So, when a customer says something like, “I just want an inexpensive frame for this”, or “I don’t want to spend a lot for the framing”, or “I know framing is expensive”, or “How cheap can we frame this?” understand that this customer will be skeptical and cautious about spending more than the framing is worth. It is quite possible that the cheapest framing really is the best choice for a particular project, but that is not usually the case. When customers understand the value of what they want to buy, price becomes less important than buying framing that is most suitable for their purposes.
Be careful about your reactions to skeptical customers. Avoid feeling insulted or reacting defensively, but offer a positive perspective in friendly conversation. For example, you could say, “I know how you feel, but look at it this way; a couple of concert tickets or dinner for two in a fancy restaurant might cost more than custom framing, but framing is a lasting investment in something that’s important to you. May I explain the alternatives we offer?” Carry this conversation further by explaining the value of the framing features you recommend, and when necessary, adjust the design to fit the customer’s expectations.
In any case, do your best to meet customers’ demands. And when that is impossible, at least try to make their perception of custom framing more accurate, and perhaps temper their demands into more-reasonable terms. The winning result is to provide value that is equal to or greater than price in the customer’s perception.
The success of every business relationship depends on the credibility and respect shared between the buyer and seller. For instance, the framer needs to respect the customer’s stated demands in the framing design process as far as possible. If an alternative is to be suggested, it should be fully explained, and respectfully. The respectful explanation should be thorough enough to demonstrate the framer’s credibility and to provide all the justification needed for the customer’s acceptance. This sort of respectful communication helps to establish and confirm the framer’s credibility, not only as a competent framer, but as a reputable business operator. Ultimately, custom framing must satisfy the customer.
Determining the price: seller’s commitment
It is the seller’s responsibility to operate the business well, in order to provide competitive prices. This is essential and sometimes difficult, but keeping prices in line with the local market, while providing all the products and services a customer wants and needs, helps to assure customers that they are dealing with a credible, reputable business. Also, a clear explanation about value versus price is essential to the customer’s lasting satisfaction.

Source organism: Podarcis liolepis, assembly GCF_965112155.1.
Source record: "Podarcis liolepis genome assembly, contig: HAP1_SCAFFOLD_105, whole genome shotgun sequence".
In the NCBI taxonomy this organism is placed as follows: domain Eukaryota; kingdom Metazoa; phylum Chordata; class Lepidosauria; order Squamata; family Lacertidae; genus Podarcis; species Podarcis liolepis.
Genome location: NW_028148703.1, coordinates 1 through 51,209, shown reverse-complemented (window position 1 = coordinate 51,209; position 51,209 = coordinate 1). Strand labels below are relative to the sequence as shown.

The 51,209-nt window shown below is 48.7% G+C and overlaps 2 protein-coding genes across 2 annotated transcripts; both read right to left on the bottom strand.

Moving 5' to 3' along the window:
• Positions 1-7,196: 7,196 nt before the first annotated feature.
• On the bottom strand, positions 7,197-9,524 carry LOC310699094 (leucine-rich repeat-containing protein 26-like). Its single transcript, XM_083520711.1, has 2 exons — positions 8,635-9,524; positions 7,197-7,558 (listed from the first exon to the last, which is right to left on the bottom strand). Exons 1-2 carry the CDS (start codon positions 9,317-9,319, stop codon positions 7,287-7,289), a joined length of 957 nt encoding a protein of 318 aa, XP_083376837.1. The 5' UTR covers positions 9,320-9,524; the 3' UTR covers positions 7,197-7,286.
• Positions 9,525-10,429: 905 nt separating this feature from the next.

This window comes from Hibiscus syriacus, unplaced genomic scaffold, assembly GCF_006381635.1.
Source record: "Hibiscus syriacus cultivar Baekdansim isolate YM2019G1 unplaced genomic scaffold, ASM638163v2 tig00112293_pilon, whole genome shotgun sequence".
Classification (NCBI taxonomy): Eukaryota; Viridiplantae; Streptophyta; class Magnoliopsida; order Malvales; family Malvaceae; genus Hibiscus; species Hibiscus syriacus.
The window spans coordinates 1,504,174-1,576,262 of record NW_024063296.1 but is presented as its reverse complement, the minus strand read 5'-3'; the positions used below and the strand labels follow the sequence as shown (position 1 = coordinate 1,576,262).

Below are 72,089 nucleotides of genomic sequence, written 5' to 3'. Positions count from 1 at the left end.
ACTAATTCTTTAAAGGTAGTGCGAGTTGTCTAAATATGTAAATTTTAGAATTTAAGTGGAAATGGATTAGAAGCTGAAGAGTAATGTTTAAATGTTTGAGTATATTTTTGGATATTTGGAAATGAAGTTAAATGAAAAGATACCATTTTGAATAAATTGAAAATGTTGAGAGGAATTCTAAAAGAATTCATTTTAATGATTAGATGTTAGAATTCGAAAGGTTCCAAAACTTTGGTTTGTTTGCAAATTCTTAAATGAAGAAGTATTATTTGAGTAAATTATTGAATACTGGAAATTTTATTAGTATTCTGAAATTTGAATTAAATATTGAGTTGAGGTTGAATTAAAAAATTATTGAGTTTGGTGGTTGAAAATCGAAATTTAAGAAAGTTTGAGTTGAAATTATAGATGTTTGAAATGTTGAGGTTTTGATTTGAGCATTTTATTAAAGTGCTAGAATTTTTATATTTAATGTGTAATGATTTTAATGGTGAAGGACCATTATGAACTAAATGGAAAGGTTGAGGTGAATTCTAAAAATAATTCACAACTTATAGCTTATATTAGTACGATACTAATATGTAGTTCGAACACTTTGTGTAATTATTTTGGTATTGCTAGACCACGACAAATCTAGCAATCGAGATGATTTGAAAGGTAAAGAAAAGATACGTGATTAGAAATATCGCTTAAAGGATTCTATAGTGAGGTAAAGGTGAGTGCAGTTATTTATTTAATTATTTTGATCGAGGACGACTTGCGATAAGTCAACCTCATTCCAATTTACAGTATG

Deposit payment: customer’s commitment
After the framing design has been discussed and approved, and the customer is ready to place the framing order, it is a good practice for the framer to collect a deposit of at least fifty percent of the total price. Without a deposit, the customer has no commitment, other than leaving the item in the shop. Even when the item is valuable, the customer could delay coming back to pick up the framing, which would impose an unfair hardship on the framing business. The customer’s deposit represents his or her commitment to the project, and provides assurance that the design is satisfactory and approved for production.
Promoting and selling custom framing involves a thorough plan for marketing and advertising, as well as careful preparation of the customer gallery and showroom for the framing design process. Create a successful business relationship by making a good first impression, establishing credibility and mutual respect with customers, and working to inform them about the value of custom framing features at every opportunity.
Other videos in this sales and customer service series will include how to promote and sell preservation framing, more specifics about the framing design conversation, and more details about setting up the customer gallery and showroom. Also, we’ll describe ways to sell strategically and suggest how to deal with objections and difficult customers. Thank you for your interest in our educational videos.
James Miller is not only framer but educator on a global scale. Miller specialise in preservation framing, which means that both technique and materials are in huge importance.
Also being an author of two successful books on professional framing, Miller is one of the most acknowledged framing specialist around the world. Now he has teamed up with GroGlass to provide an online course to invite framers aim for excellence.